Todaro, M.P. (1976), Internal migration in developing countries : a review of theory, evidence, methodology and research priorities ISBN: 9221015998; 922101598X (pbk) : 20.00F. Geneva: International Labour Office.

Sun, Li (2018), Rural urban migration and policy intervention in China : migrant workers' coping strategies ISBN: 9811080925 hardcover; 9789811080920 hardcover. Palgrave Macmillan

Biao, Xiang (2007). How far are the left‐behind left behind? A preliminary study in rural China. Population, space and place. ISSN: 1544-8444; 1544-8452 (Electronic), 13(3) : 179-191.

TUTORIAL 8

Lecture 16 (for tutorial 8) Modernity and Development

Core readings:

Sen, A (1999). Development as Freedom. N.Y.: Anchor

Acemoglu, D., & Robinson, J. (2012). Why nations fail: The origins of power, prosperity, and poverty. Crown Business.

Landes, D. S. (2015). The wealth and poverty of nations : why some are so rich and some so poor ISBN: 0349111669 (pbk). Hachette UK.

Collier, P. (2008). The bottom billion: Why the poorest countries are failing and what can be done about it. Oxford University Press, USA.

Rostow, W. W. (1990). The stages of economic growth: A non-communist manifesto. Cambridge University Press.

Lecture 17 (for tutorial 8): Global Inequality: Going Up or Down?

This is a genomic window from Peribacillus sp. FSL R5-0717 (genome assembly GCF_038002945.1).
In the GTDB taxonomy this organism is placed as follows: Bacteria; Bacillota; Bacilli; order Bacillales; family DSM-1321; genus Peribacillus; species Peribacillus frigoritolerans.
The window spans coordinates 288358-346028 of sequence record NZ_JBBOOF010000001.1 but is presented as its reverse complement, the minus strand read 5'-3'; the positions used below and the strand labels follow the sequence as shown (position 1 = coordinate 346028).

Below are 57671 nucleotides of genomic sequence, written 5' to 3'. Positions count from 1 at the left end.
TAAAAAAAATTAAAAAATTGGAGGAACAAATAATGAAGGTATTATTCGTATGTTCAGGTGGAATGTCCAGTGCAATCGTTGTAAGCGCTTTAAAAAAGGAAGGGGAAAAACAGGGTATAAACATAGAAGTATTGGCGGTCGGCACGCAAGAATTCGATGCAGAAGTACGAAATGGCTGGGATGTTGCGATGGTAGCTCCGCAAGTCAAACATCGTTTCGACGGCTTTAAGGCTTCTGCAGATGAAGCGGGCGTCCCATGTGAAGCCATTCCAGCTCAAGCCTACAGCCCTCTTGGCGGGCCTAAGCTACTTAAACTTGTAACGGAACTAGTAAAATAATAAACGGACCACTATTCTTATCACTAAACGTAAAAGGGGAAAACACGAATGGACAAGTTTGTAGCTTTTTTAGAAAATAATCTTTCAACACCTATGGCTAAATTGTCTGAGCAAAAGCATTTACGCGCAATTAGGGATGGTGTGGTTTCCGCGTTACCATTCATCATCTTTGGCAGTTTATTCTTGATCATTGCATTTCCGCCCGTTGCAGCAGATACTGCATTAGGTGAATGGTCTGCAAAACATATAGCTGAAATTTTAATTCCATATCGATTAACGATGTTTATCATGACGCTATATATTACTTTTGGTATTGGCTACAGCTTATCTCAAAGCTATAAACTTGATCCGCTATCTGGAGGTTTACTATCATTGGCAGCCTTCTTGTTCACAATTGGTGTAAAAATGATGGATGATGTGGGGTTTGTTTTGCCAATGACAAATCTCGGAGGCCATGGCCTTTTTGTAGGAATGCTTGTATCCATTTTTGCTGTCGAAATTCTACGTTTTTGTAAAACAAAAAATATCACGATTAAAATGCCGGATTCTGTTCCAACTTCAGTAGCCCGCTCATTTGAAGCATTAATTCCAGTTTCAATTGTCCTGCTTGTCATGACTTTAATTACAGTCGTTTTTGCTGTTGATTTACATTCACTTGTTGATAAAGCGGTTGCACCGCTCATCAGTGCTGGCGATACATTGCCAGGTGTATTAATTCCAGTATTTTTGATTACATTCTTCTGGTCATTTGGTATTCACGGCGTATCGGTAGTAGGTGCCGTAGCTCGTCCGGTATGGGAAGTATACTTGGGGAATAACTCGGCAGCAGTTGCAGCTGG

Core reading:

Wade, R. (2016). ‘Great Escapes and Great Divergences: Growth, Poverty and Income Inequality on a Global Scale’. In Brady, D. and Burton, L. (eds.) The Oxford Handbook of the Social Sciences of Poverty. Available at: http://www.oxfordhandbooks.com/view/10.1093/oxfordhb/9780199914050.001.0001/oxfordhb-9780199914050-e-23

World Bank. (2016). Poverty and Shared Prosperity: Taking on Inequality. Washington, DC: World Bank, Available at: https://openknowledge.worldbank.org/handle/10986/25078 (pp. 69-88)

Lecture 18 (for tutorial 8): Global Inequality, Power and Inclusive Economic Development

Core reading:

Hickel, J. (2017). Is global inequality getting better or worse? A critique of the World Bank’s convergence narrative. Third world quarterly. ISSN: 0143-6597, 1-15.

TUTORIAL 9

Lecture 19 (for tutorial 9): ‘Labouring through Modern Times’: Precarity and Global Elites

Core readings:

Araujo, P. and Bühlmann, F. (2015) Swiss Banking Elites: between internationalization and national career paths. LIVES Working Paper 2015 / 35. Berne: Swiss National Centres of Competence in Research. Available from: https://www.lives-nccr.ch/sites/default/files/pdf/publication/35_lives_wp_araujo_swissbankingelites_ip6.pdf

De Stefano, V. (2015) The Rise of the Just-in-Time Workforce: On-Demand Work, Crowdwork, and Labor Protection in the Gig-Economy. Comparative Labor Law and Policy Journal ISSN: 1095-6654, 37, 471.

TUTORIAL 10

This tutorial is dedicated to questions about essays. 

This list was last updated on 16/12/2018